Through multidisciplinarity and interdisciplinarity, other questions can be answered, such as: Why was EU law adopted in the first place? When and why did it change? Is it applied? Is it effective? What is the impact of EU law in the Member States and on society? In our work, we have explored the effect of trade, governance and social rights within this broader context and feel it has been enriched significantly by exploring such debates.
We want to finish this introduction to the network by giving an example of how we have used interdisciplinarity in our research. When studying the Court of Justice of the EU (the Court) and its jurisprudence, many lawyers focus on legal arguments only. Looking at the Court’s interpretations of EU law, they make as if there was one and only one possible interpretation, and it would be the court’s job to find it. This leads to doctrinal analysis where the Court’s rulings are considered either right or wrong. On the contrary, many political scientists act as if legal arguments were not relevant, the Court being a political actor.
Of course, in between those two opposite positions there is room for nuanced analyses, where the Court can be seen as an embedded actor, interacting with other EU players, enjoying a large room of maneuver in a political system where courts’ rulings matter a lot, and legislative override is difficult. But at the same time legal constraints also have to be taken into account. The Court has to frame its judgments based on appropriate legal reasoning, which means its margin of discretion is not without limit.
Through a number of publications – for example individual articles and publications co-authored by one of us as a lawyer with a political scientist – we have used different methods to contribute more nuanced analyses to the large debate in the legal and political science literature over the Court’s judicial activism. The Court of Justice of the European Union and the Politics of Law (Palgrave Macmillan, 2016), by Sabine Saurugger and Fabien Terpan, is a good example of the challenges we wish to pursue more broadly within this research network. As argued in this book, the Court of Justice is an embedded actor and is better understood when considering its interaction with the larger political system of the EU. This type of approach, applied to EU law more generally, will be at the center of our discussions within EUFutures.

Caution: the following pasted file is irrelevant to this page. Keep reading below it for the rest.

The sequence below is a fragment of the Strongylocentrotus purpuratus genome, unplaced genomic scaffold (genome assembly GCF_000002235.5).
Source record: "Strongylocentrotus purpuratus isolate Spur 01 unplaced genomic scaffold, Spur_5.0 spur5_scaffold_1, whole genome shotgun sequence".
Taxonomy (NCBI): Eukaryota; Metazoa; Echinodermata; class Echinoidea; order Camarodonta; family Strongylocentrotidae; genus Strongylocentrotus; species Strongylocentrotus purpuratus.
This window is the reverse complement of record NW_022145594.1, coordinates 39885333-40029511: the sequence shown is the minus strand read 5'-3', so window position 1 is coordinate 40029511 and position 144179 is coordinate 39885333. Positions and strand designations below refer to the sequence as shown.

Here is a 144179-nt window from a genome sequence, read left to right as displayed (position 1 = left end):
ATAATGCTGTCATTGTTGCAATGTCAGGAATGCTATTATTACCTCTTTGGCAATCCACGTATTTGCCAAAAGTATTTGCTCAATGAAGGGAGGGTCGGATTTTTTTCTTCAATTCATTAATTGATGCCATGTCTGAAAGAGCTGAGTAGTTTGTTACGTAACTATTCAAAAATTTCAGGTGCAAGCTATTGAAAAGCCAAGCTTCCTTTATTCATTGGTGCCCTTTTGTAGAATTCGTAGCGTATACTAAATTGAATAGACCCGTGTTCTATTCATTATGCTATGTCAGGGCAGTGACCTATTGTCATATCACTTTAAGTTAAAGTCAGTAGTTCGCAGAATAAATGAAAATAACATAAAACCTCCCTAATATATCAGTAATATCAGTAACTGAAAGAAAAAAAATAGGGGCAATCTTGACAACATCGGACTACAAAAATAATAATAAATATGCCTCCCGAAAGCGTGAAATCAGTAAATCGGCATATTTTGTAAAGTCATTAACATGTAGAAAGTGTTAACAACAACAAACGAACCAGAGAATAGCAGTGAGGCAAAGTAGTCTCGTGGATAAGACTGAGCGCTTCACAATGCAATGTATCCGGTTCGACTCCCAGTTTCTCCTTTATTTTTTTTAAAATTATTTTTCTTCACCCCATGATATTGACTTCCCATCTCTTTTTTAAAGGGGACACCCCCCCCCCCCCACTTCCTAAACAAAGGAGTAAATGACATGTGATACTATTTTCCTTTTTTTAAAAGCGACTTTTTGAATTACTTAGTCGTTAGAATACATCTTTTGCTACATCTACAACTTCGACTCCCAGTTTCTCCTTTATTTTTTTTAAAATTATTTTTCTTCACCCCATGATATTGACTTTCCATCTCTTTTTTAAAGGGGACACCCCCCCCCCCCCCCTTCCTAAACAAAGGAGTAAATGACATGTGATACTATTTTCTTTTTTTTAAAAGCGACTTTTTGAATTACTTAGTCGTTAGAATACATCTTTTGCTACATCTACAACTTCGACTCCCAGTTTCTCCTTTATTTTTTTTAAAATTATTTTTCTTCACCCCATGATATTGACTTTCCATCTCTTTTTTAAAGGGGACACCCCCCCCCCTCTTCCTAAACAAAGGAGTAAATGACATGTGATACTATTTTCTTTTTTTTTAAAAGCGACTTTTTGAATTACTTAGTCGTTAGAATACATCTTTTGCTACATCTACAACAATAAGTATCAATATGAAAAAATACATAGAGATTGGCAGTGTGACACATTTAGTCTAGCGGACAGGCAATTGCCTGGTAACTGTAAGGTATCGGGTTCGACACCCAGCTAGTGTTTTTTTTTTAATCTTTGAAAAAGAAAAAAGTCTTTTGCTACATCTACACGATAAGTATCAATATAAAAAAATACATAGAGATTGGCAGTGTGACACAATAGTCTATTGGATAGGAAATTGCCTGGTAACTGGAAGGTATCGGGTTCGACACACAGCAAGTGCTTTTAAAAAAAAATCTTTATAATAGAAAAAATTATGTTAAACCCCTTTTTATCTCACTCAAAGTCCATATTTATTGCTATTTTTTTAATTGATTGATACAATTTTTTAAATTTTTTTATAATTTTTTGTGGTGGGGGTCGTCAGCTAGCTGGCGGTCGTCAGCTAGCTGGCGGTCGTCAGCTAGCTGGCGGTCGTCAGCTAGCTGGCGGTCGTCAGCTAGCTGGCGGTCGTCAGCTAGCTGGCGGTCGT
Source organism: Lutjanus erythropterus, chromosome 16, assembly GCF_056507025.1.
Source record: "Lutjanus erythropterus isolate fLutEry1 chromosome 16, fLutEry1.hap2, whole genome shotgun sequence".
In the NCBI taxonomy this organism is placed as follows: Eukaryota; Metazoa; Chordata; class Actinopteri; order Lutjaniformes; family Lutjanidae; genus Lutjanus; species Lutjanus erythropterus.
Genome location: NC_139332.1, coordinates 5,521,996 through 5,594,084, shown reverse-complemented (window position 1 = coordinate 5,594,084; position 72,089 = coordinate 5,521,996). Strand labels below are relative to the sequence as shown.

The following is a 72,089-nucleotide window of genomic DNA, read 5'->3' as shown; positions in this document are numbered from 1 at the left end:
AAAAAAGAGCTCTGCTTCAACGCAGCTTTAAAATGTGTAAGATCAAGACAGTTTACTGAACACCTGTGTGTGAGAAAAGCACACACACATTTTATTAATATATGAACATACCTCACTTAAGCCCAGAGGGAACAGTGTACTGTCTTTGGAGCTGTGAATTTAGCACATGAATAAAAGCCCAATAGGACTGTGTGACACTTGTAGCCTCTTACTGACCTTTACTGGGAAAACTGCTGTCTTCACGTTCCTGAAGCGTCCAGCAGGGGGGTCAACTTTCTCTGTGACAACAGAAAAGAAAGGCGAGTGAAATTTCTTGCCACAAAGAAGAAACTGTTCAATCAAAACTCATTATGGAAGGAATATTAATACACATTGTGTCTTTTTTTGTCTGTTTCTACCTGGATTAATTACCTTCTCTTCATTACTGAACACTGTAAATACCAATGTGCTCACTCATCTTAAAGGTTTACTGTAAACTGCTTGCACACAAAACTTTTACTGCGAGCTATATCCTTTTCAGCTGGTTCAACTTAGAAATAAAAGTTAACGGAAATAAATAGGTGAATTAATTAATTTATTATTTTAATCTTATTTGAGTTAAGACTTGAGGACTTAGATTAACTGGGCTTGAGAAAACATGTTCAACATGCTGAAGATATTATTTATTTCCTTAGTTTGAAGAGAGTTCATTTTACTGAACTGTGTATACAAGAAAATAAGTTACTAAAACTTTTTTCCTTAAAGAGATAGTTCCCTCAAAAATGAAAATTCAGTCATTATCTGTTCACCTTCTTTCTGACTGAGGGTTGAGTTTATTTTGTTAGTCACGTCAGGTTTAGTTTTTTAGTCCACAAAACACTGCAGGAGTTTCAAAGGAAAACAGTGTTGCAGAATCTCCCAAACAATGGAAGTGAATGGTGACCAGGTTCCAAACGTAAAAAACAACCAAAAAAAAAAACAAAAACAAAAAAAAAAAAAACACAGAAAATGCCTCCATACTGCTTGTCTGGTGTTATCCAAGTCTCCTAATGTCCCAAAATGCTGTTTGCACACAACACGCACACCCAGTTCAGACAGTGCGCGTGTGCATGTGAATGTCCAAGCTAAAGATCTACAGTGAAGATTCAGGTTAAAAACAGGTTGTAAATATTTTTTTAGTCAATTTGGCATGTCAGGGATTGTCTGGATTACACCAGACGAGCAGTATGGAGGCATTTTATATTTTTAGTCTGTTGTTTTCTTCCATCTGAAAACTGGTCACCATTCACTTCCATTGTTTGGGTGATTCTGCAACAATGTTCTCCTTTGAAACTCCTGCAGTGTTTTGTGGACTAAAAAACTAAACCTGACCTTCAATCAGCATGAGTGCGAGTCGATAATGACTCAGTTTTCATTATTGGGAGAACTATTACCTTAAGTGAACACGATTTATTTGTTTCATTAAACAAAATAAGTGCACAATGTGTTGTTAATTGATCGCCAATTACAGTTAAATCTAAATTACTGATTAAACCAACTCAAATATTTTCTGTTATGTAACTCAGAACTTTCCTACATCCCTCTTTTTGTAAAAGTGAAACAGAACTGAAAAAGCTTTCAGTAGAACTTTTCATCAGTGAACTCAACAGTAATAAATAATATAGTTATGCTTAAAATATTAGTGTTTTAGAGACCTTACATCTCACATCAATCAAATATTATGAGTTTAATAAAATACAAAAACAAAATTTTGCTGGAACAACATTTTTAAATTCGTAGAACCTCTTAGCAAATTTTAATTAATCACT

The network will be holding its launch workshop on 4 November 2022 at City Law School, University of London. Full details of the programme and how to participate can be found here. More information about the EUFutures project can be found on our website.
- Cappelletti, Seccombe & Weiler (eds) Integration through law: Europe and the American federal experience (1985).
- Dyevre, Wijtvliet & Lampach, ‘The Future of European Legal Scholarship’ (2019) Maastricht Journal of European and Comparative Law 348.
- Larsson & Naurin, ‘Judicial independence and political uncertainty: How the risk of override affects the Court of Justice of the EU’ (2016) International Organization 377.
- Larsson, Naurin, Derlén & Lindholm, ‘Speaking law to power: The strategic use of precedent of the Court of Justice of the European Union’ (2017) Comparative Political Studies 879.
- Van Gestel & Micklitz, ‘Why Methods Matter in European Legal Scholarship’ (2014) European Law Journal 292.
- Vauchez & De Witte (eds) Lawyering Europe: European law as a transnational social field (2013).
Professor Elaine Fahey, Professor of Law/Jean Monnet Chair in Law & Transatlantic Relations, City, University of London: email@example.com
Dr Fabien Terpan, Senior Lecturer and Jean Monnet Chair in EU Law and Politics, Sciences Po Grenoble-UGA, CESICE: firstname.lastname@example.org
Dr Rebecca Zahn, Reader in Law, University of Strathclyde: email@example.com